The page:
In ALPS SOUTH, LLC v. OHIO WILLOW WOOD CO., Complaint No. 2013-1452, In 2013-1488, 2014-1147 and 2014-1426, the Federal Circuit reversed the dismissal of an application for dismissal for lack of complaint, given that Alps` licence contained a restriction on use at the time the complaint was filed and Alps had not imposed this deficiency through the retroactive enforcement of a retroactive licence agreement amended by the c. License agreements must always be certified in writing and, preferably, notarized. The lack of a written license agreement poses many problems in the event of a trademark or other dispute. The notarized agreement also reduces the likelihood of disputes regarding the validity of the license. The amended license agreement eliminated the scope of the limitation on use and “eliminated the provision allowing the IEI to bring litigation against potential infringers if Alps objects.” The important thing for the District Court`s decision was that the amended agreement entered into force on 31 August 2008, the same date as the original licence agreement. The nunc pro tunc, which means “now for the time”, is most often seen in court decisions. However, the doctrine may apply to other circumstances in which a law or document applies retroactively.
The Federal Circuit set aside the dismissal of OWW`s motion to dismiss, set aside the ruling against OWW, and dismissed the case with the direction to dismiss the case. The Federal Circuit concluded that Alps` license contained a restriction on use at the time the complaint was filed, and such a limitation of rights led to a lack of alleged recourse, without naming the patent owner as a civil party. With respect to Alp`s retroactively amended licence, the Federal Circuit considered its earlier decisions, which confirmed that the nunc pro tuncassignments was not sufficient to confer a retroactive position. The Federal Circuit concluded that Alps must have all essential patent rights on the day the complaint was filed and that this requirement cannot be met retroactively. The three basic types of trademark licensing agreements are exclusive, alone and not exclusive. An exclusive licence means that the licensee has the exclusive possibility of selling the goods or services in question. An exclusive license means that the licensee has the right to sell the goods or services, but the right is shared with the licensor. A non-exclusive license means that the licensor retains the right to grant the trademark to other third parties and to continue to sell the goods or services itself.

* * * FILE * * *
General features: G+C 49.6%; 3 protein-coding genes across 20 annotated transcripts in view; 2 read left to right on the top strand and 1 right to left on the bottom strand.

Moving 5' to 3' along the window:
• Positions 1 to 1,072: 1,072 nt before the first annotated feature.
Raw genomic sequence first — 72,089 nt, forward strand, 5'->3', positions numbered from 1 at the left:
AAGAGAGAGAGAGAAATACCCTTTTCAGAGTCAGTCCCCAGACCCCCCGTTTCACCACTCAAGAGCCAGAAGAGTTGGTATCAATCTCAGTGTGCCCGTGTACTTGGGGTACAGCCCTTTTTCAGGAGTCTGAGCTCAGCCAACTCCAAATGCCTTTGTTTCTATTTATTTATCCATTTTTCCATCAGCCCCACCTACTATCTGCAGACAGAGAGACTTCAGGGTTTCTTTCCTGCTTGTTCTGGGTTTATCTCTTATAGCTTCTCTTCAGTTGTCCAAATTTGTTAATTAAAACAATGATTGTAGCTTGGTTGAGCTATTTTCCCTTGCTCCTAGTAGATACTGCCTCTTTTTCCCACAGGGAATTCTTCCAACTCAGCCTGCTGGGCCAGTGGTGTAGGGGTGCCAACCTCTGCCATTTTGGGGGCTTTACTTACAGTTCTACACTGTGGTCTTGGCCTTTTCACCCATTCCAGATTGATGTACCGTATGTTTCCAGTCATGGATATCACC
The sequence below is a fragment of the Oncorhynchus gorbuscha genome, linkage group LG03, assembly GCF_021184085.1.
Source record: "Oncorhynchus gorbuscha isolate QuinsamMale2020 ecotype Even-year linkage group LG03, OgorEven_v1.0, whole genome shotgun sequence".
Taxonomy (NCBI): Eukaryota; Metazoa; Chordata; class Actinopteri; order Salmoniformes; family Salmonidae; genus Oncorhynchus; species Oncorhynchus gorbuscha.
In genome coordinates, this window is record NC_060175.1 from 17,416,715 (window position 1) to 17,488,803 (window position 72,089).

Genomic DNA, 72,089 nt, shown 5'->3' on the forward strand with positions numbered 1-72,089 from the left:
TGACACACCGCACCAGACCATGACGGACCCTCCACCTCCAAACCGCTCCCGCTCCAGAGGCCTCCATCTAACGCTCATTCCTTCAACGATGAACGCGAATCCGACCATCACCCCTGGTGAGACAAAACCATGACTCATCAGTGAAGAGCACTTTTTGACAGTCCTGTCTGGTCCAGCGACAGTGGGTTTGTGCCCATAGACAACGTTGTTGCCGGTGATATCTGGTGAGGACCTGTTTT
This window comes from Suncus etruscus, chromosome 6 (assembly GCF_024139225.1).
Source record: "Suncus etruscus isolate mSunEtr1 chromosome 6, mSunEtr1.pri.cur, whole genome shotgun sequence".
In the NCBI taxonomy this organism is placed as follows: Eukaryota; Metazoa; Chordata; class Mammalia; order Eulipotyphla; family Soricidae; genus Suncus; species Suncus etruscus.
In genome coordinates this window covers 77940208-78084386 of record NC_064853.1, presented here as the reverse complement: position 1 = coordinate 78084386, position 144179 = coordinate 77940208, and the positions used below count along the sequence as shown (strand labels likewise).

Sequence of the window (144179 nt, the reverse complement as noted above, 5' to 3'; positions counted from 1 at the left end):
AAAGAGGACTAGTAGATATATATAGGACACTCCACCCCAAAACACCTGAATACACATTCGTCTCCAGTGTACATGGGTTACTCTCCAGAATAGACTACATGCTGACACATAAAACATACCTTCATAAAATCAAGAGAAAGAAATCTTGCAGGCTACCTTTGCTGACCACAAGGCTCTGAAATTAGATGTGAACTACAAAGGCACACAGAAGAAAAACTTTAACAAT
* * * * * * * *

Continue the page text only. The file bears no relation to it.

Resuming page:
With respect to the amended agreement, the Tribunal cited its 1998 decision in Enzo APA & Son, Inc. v. Geapag A.G., that the agreements used for the grant and assignment of marks have some similarities, but there are important differences. Licence documents should include, for example, quality control provisions, the nature of the licence issued, the date of entry into force of the licence and any specifications for the renewal of the agreement. These conditions are generally not part of the orders. When ownership of a trademark is transferred, it is important to have a written trademark assignment agreement. A properly developed contract can protect all parties involved. The USPTO will also not consider trademark transfer agreements to be valid unless they are in writing.
(nuhnk proh tuhnk): adj. In Latin for “now for the time”, it applies to the return to an earlier date of an order, judgment or filing of a document. . . .